The association between adverse neurodevelopmental outcomes and maternal fluoride exposure, he wrote, “has provided opponents of fluoridation with another, potentially even more powerful argument.” Bellinger noted several limitations of the current study acknowledged by Till and colleagues, including that the researchers identified “ways in which future studies might improve on the methods they used to measure biomarkers of fetal fluoride exposure and to estimate fluoride intake.”

“No single observational study provides a definitive test of a hypothesis, and early studies of an association that is subsequently confirmed tend to report larger effect sizes than do later studies,” he added. “These considerations notwithstanding, the hypothesis that fluoride is a neurodevelopmental toxicant must now be given some time before the implications of the study by Green and colleagues can be fully appreciated.”– by Katherine Bortz

References:

Bellinger DC. JAMA Pediatr. 2019;doi:10.1001/jamapediatrics.2019.1728.

Green R, et al. JAMA Pediatr. 2019;doi:10.1001/jamapediatrics.2019.1729

Disclosures: Bellinger and Till report no relevant financial disclosures. Please see the study for all other authors’ relevant financial disclosures.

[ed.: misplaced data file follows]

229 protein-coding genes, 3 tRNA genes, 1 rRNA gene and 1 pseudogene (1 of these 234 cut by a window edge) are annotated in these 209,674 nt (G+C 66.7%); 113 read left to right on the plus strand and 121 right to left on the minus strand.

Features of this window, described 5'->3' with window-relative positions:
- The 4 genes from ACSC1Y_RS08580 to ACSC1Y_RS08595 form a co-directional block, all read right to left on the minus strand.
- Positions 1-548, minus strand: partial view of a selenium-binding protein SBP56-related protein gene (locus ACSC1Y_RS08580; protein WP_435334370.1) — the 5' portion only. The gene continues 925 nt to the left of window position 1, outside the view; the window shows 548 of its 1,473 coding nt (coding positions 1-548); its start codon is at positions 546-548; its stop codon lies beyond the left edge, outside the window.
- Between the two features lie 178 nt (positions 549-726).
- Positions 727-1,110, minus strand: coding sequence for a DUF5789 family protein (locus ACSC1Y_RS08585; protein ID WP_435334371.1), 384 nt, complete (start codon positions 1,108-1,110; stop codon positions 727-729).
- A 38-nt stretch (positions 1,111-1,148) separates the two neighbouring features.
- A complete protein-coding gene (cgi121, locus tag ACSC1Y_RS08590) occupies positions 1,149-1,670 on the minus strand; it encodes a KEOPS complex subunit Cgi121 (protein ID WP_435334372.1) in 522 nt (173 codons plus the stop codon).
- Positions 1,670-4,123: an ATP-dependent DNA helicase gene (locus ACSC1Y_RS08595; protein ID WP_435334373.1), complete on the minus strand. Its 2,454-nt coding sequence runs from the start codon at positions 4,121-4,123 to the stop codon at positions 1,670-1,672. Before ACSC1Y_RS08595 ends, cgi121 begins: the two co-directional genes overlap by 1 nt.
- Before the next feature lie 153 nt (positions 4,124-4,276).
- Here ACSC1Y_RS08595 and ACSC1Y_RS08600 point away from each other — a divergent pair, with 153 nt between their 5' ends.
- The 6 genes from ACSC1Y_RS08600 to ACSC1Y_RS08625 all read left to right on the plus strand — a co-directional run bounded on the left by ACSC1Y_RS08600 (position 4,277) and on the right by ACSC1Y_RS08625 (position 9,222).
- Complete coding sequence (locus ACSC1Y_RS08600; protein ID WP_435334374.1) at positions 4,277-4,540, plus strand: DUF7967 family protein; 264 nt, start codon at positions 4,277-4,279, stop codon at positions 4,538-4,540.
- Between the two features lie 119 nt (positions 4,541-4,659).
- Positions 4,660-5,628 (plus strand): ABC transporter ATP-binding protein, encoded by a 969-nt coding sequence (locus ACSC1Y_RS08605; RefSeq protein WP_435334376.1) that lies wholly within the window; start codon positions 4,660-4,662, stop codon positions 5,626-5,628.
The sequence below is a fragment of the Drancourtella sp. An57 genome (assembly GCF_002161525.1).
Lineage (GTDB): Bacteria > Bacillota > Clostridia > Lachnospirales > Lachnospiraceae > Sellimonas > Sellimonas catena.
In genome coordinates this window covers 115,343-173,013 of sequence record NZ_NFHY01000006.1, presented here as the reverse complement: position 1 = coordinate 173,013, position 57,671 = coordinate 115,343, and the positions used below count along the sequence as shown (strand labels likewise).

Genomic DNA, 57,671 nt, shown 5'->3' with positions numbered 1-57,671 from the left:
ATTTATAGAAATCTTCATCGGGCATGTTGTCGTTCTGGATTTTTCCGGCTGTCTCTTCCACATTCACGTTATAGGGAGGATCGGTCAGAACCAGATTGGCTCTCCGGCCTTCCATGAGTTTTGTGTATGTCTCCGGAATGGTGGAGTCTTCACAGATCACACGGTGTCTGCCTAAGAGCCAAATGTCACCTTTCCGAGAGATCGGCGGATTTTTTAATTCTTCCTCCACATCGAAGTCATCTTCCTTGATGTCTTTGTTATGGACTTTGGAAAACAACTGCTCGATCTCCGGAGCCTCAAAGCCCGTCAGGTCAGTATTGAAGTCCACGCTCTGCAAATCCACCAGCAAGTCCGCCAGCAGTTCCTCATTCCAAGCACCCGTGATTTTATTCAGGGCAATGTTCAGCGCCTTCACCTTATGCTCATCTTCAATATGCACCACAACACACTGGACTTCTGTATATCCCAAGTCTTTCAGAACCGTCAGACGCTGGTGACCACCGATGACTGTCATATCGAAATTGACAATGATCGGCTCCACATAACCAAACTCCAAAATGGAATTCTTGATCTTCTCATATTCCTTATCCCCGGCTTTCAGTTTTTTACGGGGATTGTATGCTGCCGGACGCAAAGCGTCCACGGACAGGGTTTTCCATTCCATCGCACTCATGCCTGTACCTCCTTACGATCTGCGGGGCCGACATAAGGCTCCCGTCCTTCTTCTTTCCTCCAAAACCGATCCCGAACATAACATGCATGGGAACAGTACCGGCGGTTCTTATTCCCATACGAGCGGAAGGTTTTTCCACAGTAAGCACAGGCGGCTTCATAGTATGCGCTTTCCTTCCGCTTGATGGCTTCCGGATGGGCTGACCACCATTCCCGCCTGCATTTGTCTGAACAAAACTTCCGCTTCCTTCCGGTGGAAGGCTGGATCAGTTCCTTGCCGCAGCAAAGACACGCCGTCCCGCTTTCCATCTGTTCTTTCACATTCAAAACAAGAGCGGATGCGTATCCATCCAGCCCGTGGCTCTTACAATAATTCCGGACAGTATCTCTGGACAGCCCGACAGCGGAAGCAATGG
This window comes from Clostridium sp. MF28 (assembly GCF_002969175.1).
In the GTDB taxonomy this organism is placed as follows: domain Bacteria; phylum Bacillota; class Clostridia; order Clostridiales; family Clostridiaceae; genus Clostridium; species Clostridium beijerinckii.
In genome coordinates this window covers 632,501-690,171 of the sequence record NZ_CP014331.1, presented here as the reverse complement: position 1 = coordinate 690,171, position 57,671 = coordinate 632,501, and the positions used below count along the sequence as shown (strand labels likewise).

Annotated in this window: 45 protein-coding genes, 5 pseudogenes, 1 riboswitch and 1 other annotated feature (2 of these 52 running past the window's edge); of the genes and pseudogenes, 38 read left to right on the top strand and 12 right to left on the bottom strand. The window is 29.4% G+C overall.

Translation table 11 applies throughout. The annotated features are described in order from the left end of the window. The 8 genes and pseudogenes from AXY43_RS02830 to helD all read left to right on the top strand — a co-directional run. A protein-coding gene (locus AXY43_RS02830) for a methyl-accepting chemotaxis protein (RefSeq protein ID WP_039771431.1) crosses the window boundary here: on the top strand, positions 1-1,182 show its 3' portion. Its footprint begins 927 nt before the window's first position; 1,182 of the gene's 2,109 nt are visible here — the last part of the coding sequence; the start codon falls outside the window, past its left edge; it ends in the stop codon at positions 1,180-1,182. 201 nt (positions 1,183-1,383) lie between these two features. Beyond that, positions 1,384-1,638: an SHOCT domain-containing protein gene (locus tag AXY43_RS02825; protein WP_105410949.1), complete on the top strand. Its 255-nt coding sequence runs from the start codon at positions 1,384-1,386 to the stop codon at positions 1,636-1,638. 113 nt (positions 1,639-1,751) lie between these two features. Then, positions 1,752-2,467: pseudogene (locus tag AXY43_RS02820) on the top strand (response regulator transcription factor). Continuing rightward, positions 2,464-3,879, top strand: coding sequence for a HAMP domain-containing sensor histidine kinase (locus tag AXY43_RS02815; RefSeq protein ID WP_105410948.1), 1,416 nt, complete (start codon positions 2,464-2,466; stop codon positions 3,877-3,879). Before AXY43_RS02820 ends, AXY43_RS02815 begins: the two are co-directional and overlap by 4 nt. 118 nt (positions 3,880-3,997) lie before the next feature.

Findings from a prospective, multicenter birth cohort study published in JAMA Pediatrics suggested that maternal exposure to fluorinated water during pregnancy is associated with a decrease the IQ scores of children.

According to Christine Till, PhD, associate professor of psychology at York University in Toronto, and colleagues, a previous meta-analyses of studies conducted mostly in regions with higher water fluoride concentrations showed an association between higher fluoride exposure and reduced intelligence in children, but the link between fluoride exposure through optimally fluorinated water in utero and cognitive deficits is less clear.

The researchers assessed the IQ scores of children born between 2008 and 2012 in six major Canadian cities, testing them when they were aged between 3 and 4 years using the Wechsler Primary and Preschool Scale of Intelligence, Third Edition. Of the mothers included in the study, 41% had access to fluoridated municipal water.

According to the researchers, 601 mother-child pairs were included in the study, and data on maternal fluoride intake were available for 400 mothers. Women with access to fluorinated water (n = 141) had significantly higher average concentrations of urinary fluoride compared with mothers who did not have access to fluorinated water (n = 228; 0.69 mg/L vs. 0.40 mg/L; P < .001). Mothers with access to fluorinated water also had increased fluoride intake compared with mothers who did not have access (0.93 mg vs. 0.30 mg daily; P = .001).

Tap water 
Source: Adobe Stock